Dogs make wonderful pets, providing companionship for people of all ages. Nonetheless, we need to respect the fact that dogs are animals, and even a well-trained dog can sometimes bite and cause injury, especially if they are hurt, feel threatened, or are afraid.

The fact is we often take more care around dogs we don't know than the ones we do because we assume familiarity means safety. In fact, the majority of dog bites come from dogs known by the victim. More than one third of all dog bites come from dogs that belonged to a friend, an acquaintance or a relative, and a little less than a third of victims were bitten by their own dogs. Of all the dog bites reported, less than 15 per cent of victims didn't know the dog that bit them. *

Keep safety around dogs at the top of your mind with the information found at the links below.
*Source: Canadian Hospitals Injury Reporting and Prevention Program, 1996, 2012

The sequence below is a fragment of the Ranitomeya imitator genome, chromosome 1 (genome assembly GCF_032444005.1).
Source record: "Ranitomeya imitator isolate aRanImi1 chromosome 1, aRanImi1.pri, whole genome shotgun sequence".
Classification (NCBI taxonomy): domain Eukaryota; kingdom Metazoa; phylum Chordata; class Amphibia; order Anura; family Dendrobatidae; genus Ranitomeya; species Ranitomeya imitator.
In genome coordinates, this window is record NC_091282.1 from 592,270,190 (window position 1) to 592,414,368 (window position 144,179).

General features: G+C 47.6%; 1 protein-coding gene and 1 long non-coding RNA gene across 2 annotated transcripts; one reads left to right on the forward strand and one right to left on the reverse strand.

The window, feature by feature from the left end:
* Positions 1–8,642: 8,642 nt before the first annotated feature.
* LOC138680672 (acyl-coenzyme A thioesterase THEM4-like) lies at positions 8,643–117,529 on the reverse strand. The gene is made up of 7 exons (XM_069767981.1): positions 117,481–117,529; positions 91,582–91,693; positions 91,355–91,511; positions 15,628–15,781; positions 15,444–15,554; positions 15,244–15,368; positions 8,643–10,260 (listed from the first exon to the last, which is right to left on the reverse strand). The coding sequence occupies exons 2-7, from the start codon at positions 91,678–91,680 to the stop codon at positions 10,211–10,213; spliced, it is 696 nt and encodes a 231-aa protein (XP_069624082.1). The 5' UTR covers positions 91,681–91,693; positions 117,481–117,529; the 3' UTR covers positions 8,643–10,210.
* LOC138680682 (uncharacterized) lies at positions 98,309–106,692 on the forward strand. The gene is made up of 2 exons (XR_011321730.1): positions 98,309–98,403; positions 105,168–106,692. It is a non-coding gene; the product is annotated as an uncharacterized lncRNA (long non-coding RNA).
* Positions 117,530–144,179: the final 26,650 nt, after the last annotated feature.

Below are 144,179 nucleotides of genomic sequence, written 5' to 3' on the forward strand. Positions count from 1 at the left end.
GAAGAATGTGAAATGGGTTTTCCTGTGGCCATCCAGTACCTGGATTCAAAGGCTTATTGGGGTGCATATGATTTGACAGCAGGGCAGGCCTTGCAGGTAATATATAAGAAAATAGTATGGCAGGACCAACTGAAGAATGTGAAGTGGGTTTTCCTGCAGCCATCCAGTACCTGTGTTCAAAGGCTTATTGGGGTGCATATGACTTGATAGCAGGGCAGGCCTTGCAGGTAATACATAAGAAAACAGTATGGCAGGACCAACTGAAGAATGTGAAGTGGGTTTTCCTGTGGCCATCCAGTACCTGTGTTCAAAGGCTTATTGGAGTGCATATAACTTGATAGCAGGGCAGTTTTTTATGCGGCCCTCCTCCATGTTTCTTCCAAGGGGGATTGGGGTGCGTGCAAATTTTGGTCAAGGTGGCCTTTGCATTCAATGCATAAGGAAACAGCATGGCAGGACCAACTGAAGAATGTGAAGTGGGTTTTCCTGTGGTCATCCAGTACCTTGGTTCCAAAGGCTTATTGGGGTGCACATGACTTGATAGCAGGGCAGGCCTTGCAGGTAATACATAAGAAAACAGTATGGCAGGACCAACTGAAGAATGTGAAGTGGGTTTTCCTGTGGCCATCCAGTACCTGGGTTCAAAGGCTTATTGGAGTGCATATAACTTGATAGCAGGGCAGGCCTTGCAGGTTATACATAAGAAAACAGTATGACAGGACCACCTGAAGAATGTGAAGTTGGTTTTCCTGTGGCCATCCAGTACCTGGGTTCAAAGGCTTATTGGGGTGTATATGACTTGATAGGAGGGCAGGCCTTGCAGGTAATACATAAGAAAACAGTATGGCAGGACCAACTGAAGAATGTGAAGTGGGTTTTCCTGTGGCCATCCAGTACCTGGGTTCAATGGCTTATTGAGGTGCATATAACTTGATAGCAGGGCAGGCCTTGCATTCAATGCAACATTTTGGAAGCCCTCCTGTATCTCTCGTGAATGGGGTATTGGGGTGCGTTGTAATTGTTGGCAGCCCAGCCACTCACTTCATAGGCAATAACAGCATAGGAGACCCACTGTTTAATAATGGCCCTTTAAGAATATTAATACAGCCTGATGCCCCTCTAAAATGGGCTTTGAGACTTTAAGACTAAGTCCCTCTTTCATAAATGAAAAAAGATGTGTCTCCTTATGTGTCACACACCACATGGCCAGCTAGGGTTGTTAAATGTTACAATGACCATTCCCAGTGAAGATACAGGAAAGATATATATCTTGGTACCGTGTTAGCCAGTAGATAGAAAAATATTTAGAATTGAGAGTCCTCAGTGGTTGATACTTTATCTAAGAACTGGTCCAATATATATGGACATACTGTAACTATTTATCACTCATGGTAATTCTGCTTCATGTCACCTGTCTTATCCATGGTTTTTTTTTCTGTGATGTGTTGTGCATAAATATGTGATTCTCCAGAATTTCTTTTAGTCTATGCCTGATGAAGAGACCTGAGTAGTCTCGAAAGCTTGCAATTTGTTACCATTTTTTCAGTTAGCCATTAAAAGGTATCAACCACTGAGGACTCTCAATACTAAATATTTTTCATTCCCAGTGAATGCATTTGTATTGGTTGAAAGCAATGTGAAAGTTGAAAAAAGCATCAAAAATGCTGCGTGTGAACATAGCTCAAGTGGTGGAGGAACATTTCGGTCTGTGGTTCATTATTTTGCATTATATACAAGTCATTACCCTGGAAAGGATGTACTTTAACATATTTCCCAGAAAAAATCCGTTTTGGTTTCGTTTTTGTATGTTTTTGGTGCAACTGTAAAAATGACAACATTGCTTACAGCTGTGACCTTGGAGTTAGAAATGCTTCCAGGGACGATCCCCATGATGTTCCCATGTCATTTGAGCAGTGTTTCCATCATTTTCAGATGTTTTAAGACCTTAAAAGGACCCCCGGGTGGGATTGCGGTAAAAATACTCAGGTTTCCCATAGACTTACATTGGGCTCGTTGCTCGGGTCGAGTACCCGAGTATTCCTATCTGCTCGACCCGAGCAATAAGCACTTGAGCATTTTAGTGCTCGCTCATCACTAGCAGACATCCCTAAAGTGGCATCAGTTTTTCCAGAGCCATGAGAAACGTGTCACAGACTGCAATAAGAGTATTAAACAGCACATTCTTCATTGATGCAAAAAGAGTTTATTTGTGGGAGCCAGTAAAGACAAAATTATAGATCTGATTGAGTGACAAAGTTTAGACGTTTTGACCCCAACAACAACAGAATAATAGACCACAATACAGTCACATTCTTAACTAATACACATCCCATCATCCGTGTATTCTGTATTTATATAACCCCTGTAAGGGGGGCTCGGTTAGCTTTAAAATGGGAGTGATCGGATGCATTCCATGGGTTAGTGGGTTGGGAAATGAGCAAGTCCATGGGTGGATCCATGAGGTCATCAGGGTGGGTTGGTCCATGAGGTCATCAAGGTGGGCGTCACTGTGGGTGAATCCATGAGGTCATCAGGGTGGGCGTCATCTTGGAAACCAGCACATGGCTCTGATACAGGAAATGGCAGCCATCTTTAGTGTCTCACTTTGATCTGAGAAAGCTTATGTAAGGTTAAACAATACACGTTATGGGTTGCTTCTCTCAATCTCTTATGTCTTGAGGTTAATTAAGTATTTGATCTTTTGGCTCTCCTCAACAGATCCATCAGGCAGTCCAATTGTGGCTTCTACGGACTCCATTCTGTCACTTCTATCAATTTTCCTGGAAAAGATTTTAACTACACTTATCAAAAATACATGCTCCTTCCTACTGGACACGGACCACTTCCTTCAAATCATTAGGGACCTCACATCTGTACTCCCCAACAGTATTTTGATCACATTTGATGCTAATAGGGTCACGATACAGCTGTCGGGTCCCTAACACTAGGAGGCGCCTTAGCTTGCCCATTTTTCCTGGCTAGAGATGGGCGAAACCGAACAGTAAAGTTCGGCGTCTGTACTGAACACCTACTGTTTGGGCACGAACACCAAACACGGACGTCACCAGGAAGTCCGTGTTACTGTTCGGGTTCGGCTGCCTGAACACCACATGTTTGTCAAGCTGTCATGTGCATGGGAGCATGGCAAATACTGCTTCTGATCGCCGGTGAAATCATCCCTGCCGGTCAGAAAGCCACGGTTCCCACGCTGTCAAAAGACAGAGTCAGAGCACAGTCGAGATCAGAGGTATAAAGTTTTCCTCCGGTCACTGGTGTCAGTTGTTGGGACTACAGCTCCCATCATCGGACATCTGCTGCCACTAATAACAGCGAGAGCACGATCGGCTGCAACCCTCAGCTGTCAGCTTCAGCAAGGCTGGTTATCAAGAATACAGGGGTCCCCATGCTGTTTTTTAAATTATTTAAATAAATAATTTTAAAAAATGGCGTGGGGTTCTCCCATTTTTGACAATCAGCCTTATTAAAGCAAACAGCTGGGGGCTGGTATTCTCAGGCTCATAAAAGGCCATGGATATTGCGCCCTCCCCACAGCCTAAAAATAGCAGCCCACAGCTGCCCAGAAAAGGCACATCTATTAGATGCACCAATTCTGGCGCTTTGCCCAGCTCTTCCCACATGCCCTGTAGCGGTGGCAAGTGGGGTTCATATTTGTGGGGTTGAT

Dog Safety for Children
Click here for more information

Is Your Dog a Meter Reader Eater?
Click here for more information

Dog prevention tips at a glance
  1. Never leave a baby or small child alone with a dog.
  2. Be on the lookout for potentially dangerous situations where dogs are present.
  3. Teach young children - including toddlers - how to be careful around pets.
  4. Teach your children not to approach strange dogs.
  5. Always ask permission from a dog's owner before petting any dog.
  6. Never tease a dog with food or toys; they may become aggravated and attack.
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